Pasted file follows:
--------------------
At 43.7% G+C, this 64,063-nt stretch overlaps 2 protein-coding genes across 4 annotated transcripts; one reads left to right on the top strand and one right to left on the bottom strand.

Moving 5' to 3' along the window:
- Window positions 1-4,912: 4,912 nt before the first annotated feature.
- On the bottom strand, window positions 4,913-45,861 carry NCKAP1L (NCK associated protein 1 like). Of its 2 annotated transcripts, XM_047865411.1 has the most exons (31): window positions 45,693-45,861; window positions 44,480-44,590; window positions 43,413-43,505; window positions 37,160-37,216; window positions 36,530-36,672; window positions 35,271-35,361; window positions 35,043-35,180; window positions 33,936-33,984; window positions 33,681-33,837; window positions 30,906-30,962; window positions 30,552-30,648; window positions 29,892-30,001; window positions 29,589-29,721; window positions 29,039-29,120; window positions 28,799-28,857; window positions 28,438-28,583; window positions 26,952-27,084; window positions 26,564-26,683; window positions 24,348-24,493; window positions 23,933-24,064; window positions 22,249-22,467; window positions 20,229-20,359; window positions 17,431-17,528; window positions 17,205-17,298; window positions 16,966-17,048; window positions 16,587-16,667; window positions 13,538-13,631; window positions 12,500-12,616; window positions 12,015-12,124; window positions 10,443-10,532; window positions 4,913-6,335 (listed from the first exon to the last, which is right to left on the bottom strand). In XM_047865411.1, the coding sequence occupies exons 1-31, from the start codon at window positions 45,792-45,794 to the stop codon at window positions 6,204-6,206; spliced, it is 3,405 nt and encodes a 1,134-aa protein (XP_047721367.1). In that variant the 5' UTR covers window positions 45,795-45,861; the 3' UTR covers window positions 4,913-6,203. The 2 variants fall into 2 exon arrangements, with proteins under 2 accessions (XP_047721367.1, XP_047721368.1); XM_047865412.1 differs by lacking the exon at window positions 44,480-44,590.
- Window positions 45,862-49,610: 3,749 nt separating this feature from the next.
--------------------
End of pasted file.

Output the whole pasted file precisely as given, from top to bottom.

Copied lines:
At 43.7% G+C, this 64,063-nt stretch overlaps 2 protein-coding genes across 4 annotated transcripts; one reads left to right on the top strand and one right to left on the bottom strand.

Moving 5' to 3' along the window:
- Window positions 1-4,912: 4,912 nt before the first annotated feature.
- On the bottom strand, window positions 4,913-45,861 carry NCKAP1L (NCK associated protein 1 like). Of its 2 annotated transcripts, XM_047865411.1 has the most exons (31): window positions 45,693-45,861; window positions 44,480-44,590; window positions 43,413-43,505; window positions 37,160-37,216; window positions 36,530-36,672; window positions 35,271-35,361; window positions 35,043-35,180; window positions 33,936-33,984; window positions 33,681-33,837; window positions 30,906-30,962; window positions 30,552-30,648; window positions 29,892-30,001; window positions 29,589-29,721; window positions 29,039-29,120; window positions 28,799-28,857; window positions 28,438-28,583; window positions 26,952-27,084; window positions 26,564-26,683; window positions 24,348-24,493; window positions 23,933-24,064; window positions 22,249-22,467; window positions 20,229-20,359; window positions 17,431-17,528; window positions 17,205-17,298; window positions 16,966-17,048; window positions 16,587-16,667; window positions 13,538-13,631; window positions 12,500-12,616; window positions 12,015-12,124; window positions 10,443-10,532; window positions 4,913-6,335 (listed from the first exon to the last, which is right to left on the bottom strand). In XM_047865411.1, the coding sequence occupies exons 1-31, from the start codon at window positions 45,792-45,794 to the stop codon at window positions 6,204-6,206; spliced, it is 3,405 nt and encodes a 1,134-aa protein (XP_047721367.1). In that variant the 5' UTR covers window positions 45,795-45,861; the 3' UTR covers window positions 4,913-6,203. The 2 variants fall into 2 exon arrangements, with proteins under 2 accessions (XP_047721367.1, XP_047721368.1); XM_047865412.1 differs by lacking the exon at window positions 44,480-44,590.
- Window positions 45,862-49,610: 3,749 nt separating this feature from the next.